Life forms illogical patterns. It is haphazard and full of beauties which I try to catch as they fly by, for who knows whether any of them will ever return?
– Margot Fonteyn
I hope you enjoyed that period of Imp quietude. I had nothing to say. HOWEVER… that’s all over now. What an odd blog it would be if the point was just silence. Stephen ‘Tin Tin’ Duffy, he of “in Duran Duran before they made it” fame, once told Smash Hits that as a student he was asked to run a talk on anarchy. He agreed. Then didn’t show up. “‘Cos that’s the point of anarchy, innit?”. I thought that was really clever. When I was 12.
Now, today, I’d like to witter on about superstition, fate, coincidence, pre-determination, randomness. I am very grateful to the ever-patient ear of the imp’s lover, who smiled politely as my babbling brook of consciousness tickled these ideas by the river this week, and who then pushed them to grow. Any blame lies entirely with the author, however.
OK. Let’s take two extreme views:
Extreme 1) There is no higher power (god or gods)
- no afterlife
- no purpose in life except life itself (ie continuation of the organisms that make life – see past Impery on this here)
- As one of my personal heroes said (yup, it’s Mr William Hicks), it’s just a ride.
Extreme 2) Our lives are – to a lesser or greater extent – governed by a power higher than ourselves (god or gods)
- live life carefully, according to that power’s (moral) code, because (a) there is an afterlife and reward or retribution for your actions and (b) the code says you have to strive to be good to one another (viz. Bill & Ted)
- your life is (again, to lesser/greater degree) determined by that higher power’s whims/grand plan [the hamster died to teach you about hygiene; your boobs fell off because you were vain enough to like them; etc etc]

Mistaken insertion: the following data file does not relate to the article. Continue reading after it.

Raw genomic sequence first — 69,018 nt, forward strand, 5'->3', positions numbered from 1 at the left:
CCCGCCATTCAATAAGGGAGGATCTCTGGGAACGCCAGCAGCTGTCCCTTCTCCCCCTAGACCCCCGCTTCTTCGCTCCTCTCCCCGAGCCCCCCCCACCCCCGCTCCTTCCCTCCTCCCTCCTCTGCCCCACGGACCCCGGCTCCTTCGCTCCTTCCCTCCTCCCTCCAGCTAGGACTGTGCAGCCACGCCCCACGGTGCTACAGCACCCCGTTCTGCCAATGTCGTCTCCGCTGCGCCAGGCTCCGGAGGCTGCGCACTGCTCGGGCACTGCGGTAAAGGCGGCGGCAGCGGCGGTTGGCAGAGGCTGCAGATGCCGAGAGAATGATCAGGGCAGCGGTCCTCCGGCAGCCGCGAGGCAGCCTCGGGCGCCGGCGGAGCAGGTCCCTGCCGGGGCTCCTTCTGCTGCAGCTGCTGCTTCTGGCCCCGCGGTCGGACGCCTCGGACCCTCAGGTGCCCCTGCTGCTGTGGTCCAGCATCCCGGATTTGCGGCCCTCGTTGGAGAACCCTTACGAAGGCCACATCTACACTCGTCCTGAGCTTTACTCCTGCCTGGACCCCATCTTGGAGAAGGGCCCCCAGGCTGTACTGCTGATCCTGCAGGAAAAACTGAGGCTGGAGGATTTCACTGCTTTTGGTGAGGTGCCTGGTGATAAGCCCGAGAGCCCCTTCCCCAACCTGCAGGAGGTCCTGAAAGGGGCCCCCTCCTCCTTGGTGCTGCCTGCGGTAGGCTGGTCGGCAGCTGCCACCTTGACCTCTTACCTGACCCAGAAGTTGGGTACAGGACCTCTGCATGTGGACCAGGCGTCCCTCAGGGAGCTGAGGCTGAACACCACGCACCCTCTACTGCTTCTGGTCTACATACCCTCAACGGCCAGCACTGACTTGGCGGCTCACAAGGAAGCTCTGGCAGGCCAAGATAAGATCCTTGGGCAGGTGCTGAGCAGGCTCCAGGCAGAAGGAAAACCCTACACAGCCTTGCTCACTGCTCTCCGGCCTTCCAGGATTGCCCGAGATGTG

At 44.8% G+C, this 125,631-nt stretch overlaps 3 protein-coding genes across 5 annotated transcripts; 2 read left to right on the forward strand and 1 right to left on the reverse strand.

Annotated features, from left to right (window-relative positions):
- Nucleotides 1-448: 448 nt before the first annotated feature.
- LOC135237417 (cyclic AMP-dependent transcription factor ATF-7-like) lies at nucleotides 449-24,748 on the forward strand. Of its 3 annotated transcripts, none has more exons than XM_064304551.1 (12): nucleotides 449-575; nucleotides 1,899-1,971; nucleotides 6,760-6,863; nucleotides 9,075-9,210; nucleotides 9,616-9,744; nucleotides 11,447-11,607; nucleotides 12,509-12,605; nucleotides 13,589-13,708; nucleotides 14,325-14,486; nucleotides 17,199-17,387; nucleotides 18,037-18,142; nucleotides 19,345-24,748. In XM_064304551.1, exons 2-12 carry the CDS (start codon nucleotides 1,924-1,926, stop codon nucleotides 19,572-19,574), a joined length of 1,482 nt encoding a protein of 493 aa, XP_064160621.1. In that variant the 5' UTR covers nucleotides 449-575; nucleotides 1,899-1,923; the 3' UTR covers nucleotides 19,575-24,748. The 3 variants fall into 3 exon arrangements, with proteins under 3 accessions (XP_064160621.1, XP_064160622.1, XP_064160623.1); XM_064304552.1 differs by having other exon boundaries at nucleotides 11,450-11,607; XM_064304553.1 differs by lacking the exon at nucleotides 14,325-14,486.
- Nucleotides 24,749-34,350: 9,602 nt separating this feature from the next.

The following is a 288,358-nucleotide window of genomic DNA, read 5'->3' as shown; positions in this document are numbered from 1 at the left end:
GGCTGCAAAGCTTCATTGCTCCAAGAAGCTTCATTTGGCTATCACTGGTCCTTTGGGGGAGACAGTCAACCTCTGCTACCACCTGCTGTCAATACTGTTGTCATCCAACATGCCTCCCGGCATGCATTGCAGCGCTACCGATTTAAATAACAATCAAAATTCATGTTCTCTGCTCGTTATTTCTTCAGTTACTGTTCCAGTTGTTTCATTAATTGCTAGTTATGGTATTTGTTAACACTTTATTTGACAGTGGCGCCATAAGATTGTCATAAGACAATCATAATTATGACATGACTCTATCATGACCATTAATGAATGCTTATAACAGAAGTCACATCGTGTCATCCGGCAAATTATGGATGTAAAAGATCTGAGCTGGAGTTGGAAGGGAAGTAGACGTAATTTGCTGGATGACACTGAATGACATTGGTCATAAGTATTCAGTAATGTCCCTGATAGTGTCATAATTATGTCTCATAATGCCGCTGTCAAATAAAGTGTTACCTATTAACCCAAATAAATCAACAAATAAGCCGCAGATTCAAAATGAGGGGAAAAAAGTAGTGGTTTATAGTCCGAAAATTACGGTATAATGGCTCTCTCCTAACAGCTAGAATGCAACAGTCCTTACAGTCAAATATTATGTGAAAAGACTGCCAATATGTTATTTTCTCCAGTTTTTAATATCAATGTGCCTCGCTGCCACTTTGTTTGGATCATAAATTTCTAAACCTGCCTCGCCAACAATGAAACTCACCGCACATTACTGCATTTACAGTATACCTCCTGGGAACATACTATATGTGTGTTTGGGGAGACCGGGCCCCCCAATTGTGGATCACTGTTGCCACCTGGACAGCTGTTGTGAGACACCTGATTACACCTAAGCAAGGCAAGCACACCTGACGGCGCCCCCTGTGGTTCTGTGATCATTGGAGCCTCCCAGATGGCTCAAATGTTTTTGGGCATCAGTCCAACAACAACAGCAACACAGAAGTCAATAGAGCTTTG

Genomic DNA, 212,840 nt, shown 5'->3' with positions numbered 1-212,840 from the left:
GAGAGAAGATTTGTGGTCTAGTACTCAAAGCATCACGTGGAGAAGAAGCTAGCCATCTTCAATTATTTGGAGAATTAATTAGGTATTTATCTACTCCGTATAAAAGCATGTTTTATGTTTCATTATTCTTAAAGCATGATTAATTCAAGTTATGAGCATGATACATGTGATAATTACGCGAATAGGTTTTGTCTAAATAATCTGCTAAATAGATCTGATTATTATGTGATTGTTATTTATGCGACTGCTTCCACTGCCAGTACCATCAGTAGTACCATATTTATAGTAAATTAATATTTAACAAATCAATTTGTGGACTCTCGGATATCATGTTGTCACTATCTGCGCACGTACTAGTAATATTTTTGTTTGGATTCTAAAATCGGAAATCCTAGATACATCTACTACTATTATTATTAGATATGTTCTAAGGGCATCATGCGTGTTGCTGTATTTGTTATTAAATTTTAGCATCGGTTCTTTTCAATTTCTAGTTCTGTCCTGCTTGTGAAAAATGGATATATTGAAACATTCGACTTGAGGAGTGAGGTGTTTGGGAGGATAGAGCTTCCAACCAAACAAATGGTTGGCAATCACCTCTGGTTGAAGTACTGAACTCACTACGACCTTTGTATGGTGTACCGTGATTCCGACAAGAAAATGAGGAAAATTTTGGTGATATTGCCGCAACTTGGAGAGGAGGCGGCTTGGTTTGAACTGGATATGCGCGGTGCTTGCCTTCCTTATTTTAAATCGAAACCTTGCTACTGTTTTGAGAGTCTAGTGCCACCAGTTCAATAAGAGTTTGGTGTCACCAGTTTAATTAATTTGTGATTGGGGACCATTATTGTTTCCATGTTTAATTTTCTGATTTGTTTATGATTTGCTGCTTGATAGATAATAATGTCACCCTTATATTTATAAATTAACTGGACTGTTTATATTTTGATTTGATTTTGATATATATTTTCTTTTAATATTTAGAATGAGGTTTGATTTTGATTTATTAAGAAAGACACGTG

Now, I’d always thought that these two extremes were just that: at opposite ends of the spectrum; unmixable. But then I was hit by a thought, inspired by going back to the idea of us just being cell-carriers, and nothing more. And that thought was this…
Part 1: Throughout nature, everywhere we look (and the better science is at seeing, the more this seems to be the case), there are patterns. Not random weirdnesses, grand exemplars of uniqueness after uniqueness, no, but each and every individual thing is made of the same building blocks, the same patterns – fractals, basically. Yes, there’s singularity – each leaf, each snail, each fingerprint, each person, is different. But when the Darleks call us “carbon creatures”, they’ve got it right. There is newness, from development and growth (evolution), but it is based on what has gone before, inspired by surrounding conditions, and born of what potential already exists within the evolving organism.
Part 2: Now here’s the bit that surprised me. What if – and remember, ideas should always seem batty at first – what if there are patterns not only in cell growth? If you think about it, we can see patterns in geology: erosion, mountains, rock formations, glaciers, caves. And in the weather, too: cloud formations; rainbows; low and high pressure etc. So that, to me, says that actually, there are not random happenings, but rather there are sometimes huge, sometimes tiny fractal-like patterns of “nature”, that guide these processes.
Part 3: So – what if there are patterns in the way our lives flow, just as there are in these other things? Not ‘cos of a god on high (extreme 1), but in a way that also contradicts extreme 2’s view that everything is completely random? That would bring about a link between the two ideas, wouldn’t it?
Think back to your last funny coincidence, or sense of something prophetic; the strong feeling that you just knew something would happen. If you’re religious, you might have seen it as something from your god. If you’re not, you may have rationalised it (“my brain knows how to predict things without my consciousness being aware of it”).
What about a third view (after all, being binary is so dull)?
What about it being a case of you spotting the coming curl in the fractal? And that fractal being the flow of the life that is around you? I say “the life that is around you” rather than “your life” for a reason. It may just be a ride, but we’re all in it together, this primordial soup. It doesn’t mean that the meaning of life is determined by any god, but it doesn’t mean it’s entirely random, either. Nor does it mean that this posting draws a final conclusion…Just enjoy the ride.